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wher can i put the dump valve on my 2.0 HDI
Please dont do it! you will ruin the sound and looks of the car. i hear gayboys in their corsa's with dump valves and all i think is what a massive cock that person is! makes me want to show them up in my stock foci. :lol:

do what i do (well not the rolling part) but rather mod your car so it looks and sounds normal but when you need the power ;) you have it. :thumb:
 

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Why you do not need a blow off valve (BOV)

Hi,
To be fair it is probably worth explaining why you do not need, or will get any advantage out of, a blow off valve on a diesel.

A turbocharged petrol engine will suffer from "lag" because the turbocharger takes a certain amount of time to heat up and "spool up" to its final steady state. This is felt as a delay or lag from when the driver puts his/her foot down to the eventual steady state power. To reduce this (and it is reduce - it can never be gone completely ) manufacturers use a throttle by pass system or Blow Off Valve. As far as I know this is universally used now & I think Porsche were the first.
A petrol engine has a throttle valve (connected to the pedal) which controls the amount of air entering the engine. When the throttle is closed (ie your foot is off the pedal) there is very little air flow through the engine and this will slow the turbocharger significantly. When the throttle is opened the turbocharger is going quite slowly and will take a while to accellerate to speed and boost. This is felt by the driver as lag. If the throttle is bypassed by a blow off valve this will allow the turbocharger to continue to spin and recirculate air and maintain a higher speed. In this situation, when the throttle is opened the turbocharger is spinning faster and will accellerate to speed in less time hence reducing the lag.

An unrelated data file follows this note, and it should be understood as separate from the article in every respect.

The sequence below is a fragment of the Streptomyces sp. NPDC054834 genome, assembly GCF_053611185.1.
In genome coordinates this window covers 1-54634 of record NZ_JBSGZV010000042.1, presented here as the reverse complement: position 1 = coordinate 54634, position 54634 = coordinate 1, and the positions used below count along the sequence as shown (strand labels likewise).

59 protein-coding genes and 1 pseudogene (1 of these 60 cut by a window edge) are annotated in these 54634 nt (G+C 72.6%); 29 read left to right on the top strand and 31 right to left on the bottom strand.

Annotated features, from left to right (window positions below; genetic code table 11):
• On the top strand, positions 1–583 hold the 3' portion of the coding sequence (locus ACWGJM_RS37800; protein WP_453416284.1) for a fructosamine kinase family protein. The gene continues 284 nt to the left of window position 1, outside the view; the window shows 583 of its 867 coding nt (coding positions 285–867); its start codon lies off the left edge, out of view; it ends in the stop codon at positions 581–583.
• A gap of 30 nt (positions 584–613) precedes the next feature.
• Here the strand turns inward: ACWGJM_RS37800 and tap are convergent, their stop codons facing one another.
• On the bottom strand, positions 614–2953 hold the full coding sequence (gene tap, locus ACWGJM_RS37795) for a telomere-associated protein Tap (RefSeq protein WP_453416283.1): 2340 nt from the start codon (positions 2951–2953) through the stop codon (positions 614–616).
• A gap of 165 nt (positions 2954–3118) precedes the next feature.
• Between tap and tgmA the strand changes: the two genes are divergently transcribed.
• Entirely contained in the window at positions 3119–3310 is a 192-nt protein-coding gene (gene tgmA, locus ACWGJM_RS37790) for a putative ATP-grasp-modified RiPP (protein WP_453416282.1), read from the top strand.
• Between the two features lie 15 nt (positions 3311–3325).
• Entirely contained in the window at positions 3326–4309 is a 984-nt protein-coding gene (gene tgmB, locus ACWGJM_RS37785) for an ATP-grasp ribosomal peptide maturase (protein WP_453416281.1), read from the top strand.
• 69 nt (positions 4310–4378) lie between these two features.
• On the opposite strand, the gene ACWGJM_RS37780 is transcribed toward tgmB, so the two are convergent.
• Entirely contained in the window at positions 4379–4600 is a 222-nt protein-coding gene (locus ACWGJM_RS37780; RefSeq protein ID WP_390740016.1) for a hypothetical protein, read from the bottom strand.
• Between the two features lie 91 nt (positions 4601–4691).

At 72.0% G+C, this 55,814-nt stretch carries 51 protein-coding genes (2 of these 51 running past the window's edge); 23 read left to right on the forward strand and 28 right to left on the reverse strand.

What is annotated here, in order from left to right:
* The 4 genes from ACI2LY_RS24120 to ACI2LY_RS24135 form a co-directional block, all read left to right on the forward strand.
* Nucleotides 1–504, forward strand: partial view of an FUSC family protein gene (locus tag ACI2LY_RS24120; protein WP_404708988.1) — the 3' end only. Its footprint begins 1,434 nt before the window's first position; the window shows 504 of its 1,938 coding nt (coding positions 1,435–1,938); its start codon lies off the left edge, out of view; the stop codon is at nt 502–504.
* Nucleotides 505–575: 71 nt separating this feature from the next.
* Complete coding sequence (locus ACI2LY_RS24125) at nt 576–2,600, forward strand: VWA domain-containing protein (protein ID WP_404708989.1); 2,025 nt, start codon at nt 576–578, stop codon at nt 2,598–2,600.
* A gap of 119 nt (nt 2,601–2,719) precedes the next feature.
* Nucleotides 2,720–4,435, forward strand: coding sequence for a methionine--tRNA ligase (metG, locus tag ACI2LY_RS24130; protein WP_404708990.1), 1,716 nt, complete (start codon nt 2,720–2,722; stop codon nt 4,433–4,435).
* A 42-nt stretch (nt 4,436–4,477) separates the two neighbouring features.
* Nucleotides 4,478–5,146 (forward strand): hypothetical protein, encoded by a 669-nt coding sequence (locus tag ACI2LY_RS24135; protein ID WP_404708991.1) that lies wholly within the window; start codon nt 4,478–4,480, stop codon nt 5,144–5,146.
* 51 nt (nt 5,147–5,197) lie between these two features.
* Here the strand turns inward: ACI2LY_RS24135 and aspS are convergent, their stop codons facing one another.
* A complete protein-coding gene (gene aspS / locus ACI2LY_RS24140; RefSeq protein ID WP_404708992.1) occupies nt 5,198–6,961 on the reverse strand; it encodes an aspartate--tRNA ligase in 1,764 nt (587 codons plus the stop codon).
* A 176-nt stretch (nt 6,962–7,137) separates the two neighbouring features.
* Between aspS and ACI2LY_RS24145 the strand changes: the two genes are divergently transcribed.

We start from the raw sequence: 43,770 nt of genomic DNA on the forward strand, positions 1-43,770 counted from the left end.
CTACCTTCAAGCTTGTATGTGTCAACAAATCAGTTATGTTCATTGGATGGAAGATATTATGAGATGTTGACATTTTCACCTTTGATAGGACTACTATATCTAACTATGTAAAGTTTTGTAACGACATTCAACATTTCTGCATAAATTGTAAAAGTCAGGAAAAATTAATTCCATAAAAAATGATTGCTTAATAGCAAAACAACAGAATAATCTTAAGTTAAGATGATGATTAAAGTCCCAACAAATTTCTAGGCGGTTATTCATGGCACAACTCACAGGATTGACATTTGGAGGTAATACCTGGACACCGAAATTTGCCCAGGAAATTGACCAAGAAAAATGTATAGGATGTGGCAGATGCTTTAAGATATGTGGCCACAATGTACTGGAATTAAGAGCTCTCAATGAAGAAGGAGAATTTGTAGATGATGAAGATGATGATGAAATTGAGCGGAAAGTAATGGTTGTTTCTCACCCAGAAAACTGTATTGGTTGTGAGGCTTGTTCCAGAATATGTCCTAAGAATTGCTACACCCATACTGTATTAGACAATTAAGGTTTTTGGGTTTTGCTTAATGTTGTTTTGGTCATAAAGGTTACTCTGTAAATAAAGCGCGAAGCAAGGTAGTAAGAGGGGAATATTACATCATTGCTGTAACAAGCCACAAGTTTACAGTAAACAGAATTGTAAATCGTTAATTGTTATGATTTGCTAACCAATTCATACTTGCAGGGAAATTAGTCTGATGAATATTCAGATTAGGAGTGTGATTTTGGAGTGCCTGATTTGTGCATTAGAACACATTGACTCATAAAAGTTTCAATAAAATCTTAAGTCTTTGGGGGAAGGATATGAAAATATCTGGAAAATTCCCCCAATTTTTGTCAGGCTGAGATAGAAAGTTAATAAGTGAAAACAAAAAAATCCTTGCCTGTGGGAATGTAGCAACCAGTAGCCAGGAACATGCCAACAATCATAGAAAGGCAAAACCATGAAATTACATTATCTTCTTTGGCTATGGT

BUT
On a diesel engine (like the 406 HDI mentioned above and all others) there is no throttle valve. There is no restriction to air going through the engine. The speed and power of the engine is controlled by the amount of fuel injected into the cylinder.
So, when the "throttle" (and it is not really a throttle so I will call it a "pedal") so when the pedal is lifted, the turbocharger will still spin quite fast because there is no restriction - there is no throttle plate to stop the air flow. When the pedal is pressed again the turbocharger is already spinning at quite a speed and will accellerate to final steady state quite quickly.

There will be NO ADVANTAGE to fit a BOV to a diesel as there is NO throttle plate to bypass.

Regards,
FarmPug
 
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